Greece Iran Express Concern With Rise of Turkish Nationalists

ATHENS–TEHRAN (Reuters)–Greek government officials Tuesday joined in concerns voice by Iran about the surprise rise to prominence of Turkey’s nationalist party could further damage Ankara’s already shaky relations with Athens.

"Nobody expected that the Turkish nationalists would win such a big percentage of the vote. We don’t like it because the last thing Greek-Turkish relations need are hard-liners who can thrive on anti-Greek hysteria," a senior official–who asked not to be named–told Reuters.

Computer projections in Turkey said the Nationalist Action Party (MHP) of Devlet Bahceli would win about 130 seats in the 550-seat assembly after Sunday’s general election. The MHP had failed to win any seats in the 1995 elections.

The nationalists finished a close second to the Democratic Left Party (DSP) of Prime Minister Bulent Ecevit who is flirting with them to form a coalition government.

"It will be very interesting to see how this right-left combination will work. We just hope that if such a coalition government arises Mr. Ecevit will convince Mr. Bahceli to soften his radical positions," the official said.

Greece identifies the MHP with its far right founder Alparslan Turkes and his "Gray Wolf" youth gangs known for their fanatic anti-Greek sentimen’s.

"If the new Turkish government wants good relations with Greece then groups like the Gray Wolves must be kept marginalized. We won’t accept any state-sponsored terrorism against Greek interests in Turkey," the official added.

The group has been accused by Athens in the past of damaging the Christian Orthodox Patriarchate during anti-Greek protests in Istanbul and vandalizing Greek Orthodox graves.

NATO allies Greece and Turkey have long been at odds over territorial and mineral rights in the Aegean Sea and over the divided island of Cyprus.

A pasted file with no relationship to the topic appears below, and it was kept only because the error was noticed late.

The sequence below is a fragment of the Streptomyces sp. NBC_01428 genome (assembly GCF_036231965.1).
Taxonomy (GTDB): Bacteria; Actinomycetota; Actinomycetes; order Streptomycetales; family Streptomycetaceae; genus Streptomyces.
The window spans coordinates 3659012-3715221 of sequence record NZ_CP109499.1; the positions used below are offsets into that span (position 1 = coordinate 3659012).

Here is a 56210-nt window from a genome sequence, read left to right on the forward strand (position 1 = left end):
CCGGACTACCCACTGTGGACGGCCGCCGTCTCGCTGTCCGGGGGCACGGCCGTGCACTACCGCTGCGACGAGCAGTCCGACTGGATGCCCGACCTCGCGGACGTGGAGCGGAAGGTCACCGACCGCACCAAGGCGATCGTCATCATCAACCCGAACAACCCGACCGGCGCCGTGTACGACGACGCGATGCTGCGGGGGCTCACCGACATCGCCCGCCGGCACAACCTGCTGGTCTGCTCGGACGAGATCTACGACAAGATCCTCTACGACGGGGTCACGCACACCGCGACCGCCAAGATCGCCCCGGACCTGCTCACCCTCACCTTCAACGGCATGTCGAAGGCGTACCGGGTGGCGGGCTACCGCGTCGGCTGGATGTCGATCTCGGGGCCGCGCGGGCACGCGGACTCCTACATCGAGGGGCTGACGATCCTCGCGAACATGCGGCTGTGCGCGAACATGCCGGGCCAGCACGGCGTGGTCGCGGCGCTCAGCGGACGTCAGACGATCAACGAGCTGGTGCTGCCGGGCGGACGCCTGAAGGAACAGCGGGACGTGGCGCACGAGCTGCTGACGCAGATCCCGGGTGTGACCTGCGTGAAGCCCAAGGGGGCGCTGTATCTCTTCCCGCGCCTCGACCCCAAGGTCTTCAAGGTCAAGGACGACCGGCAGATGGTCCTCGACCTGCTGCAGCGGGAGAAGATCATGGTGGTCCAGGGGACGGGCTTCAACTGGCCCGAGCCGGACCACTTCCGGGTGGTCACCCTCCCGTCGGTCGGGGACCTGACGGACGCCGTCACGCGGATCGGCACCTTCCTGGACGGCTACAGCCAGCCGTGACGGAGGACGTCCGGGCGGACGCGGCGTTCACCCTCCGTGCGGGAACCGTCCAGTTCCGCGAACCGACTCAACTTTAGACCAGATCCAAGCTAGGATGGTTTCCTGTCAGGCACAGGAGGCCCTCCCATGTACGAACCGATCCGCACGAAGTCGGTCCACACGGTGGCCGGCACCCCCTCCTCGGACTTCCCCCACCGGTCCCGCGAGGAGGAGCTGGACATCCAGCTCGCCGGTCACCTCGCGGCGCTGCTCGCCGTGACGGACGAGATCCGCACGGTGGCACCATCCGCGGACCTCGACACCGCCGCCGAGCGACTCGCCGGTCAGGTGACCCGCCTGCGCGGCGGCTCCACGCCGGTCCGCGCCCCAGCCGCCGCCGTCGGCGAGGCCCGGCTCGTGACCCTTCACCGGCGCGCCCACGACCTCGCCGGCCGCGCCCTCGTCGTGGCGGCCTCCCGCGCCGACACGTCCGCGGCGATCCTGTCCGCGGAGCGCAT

Repeated Western efforts in the past 20 years to promote a Greek-Turkish dialogue over the Aegean have failed while Cyprus has remained divided into Greek Cypriot and Turkish Cypriot sectors since the early seventies.

Athens is also not happy with the re-emergence of Ecevit as the key political figure in Turkey.

As prime minister in 1974 he ordered Turkish troops to invade and occupy the northern third of Cyprus following a Greek-engineered coup in Nicosia which Ankara saw as a threat to the island’s Turkish Cypriot minority.

And as caretaker premier last February–Turkish agents managed to snatch in Kenya Kurdish leader Abdullah Ocalan after he had hidden for two weeks at the Greek embassy in Nairobi.

"It is true that Mr. Ecevit has been involved in two highly unfortunate momen’s for Greece," the Greek official said. "But he is an experienced politician and he is aware that tense Greek-Turkish relations will hurt us both."

Iran’s state radio said on Monday that neighboring Turkey would not achieve political stability after its weekend general elections–in which a nationalist party made unexpectedly strong gains.

"The election results will not lead Turkish society toward moderation and calm because the future government will again be a coalition of ruling parties with different tendencies," Tehran radio said in a commentary on Sunday’s poll.

"The Islamist Fazilat (Virtue) Party’s position was stabilized in Turkey’s political structure–even though it obtained less votes than in the 1995 elections," the radio said.

"The popular vote establishing the Fazilat Party as the third party in parliament…showed that the efforts by the military and secularists to prevent the Islamic party’s active participation on Turkey’s political scene have not had any appreciable success," Iran’s state television said.

Tehran radio said voters had backed nationalist candidates because of the Turkish government’s "humiliating policy of rapprochement with Israel."

Iran–which in the past often had diplomatic rows with its secular neighbor–has strongly criticized Turkey for signing a military cooperation pact with Israel–the Islamic republic’s arch-foe.


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